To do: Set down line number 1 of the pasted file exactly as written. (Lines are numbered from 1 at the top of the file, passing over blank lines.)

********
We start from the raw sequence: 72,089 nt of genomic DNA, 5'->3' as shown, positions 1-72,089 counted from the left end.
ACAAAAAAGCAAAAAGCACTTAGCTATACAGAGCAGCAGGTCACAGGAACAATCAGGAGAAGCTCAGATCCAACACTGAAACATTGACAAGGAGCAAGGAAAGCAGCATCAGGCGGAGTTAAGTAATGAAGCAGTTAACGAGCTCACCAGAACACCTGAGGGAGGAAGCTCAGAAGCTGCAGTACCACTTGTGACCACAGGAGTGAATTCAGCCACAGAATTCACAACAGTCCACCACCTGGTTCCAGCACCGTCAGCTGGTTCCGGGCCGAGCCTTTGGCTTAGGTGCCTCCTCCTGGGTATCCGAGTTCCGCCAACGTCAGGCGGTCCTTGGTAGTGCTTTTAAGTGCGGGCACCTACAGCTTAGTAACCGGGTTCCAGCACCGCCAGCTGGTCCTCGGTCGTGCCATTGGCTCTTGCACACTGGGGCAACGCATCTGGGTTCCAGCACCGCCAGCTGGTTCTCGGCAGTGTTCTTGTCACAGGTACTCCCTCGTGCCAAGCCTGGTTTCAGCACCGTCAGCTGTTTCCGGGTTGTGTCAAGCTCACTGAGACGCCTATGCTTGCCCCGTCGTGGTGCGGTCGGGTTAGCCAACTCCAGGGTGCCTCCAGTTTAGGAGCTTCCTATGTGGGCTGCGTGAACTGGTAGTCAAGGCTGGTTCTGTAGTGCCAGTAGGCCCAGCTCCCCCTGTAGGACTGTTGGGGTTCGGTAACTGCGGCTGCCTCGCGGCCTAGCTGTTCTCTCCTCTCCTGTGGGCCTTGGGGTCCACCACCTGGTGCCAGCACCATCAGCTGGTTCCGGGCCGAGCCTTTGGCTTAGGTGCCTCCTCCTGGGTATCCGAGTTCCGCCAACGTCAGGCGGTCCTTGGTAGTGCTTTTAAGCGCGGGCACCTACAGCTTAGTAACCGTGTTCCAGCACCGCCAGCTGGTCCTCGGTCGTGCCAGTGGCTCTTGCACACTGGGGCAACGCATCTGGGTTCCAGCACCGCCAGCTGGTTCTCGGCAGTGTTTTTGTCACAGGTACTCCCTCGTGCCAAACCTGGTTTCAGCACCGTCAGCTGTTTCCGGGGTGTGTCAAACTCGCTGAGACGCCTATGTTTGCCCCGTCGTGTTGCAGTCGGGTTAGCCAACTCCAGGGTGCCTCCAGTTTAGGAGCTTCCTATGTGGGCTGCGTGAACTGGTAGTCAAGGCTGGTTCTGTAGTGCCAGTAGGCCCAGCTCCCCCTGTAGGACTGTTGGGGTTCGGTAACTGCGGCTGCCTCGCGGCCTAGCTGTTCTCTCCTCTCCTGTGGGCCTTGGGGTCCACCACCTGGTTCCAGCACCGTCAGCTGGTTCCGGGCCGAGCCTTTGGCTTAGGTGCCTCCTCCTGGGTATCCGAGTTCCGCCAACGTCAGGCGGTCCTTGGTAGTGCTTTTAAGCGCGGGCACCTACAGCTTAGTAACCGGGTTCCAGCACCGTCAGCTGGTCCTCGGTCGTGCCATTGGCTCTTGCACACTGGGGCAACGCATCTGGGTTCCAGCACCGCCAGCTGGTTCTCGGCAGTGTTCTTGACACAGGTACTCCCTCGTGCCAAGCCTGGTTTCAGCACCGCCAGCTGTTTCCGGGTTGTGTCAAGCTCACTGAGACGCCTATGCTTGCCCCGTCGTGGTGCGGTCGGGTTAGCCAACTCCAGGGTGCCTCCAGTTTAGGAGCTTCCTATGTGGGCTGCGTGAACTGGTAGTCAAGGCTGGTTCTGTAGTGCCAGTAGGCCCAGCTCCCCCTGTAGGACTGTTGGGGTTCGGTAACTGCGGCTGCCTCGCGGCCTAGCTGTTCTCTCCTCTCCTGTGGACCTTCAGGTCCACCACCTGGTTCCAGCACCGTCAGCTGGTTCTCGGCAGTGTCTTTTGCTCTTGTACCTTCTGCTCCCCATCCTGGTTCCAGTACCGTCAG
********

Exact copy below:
We start from the raw sequence: 72,089 nt of genomic DNA, 5'->3' as shown, positions 1-72,089 counted from the left end.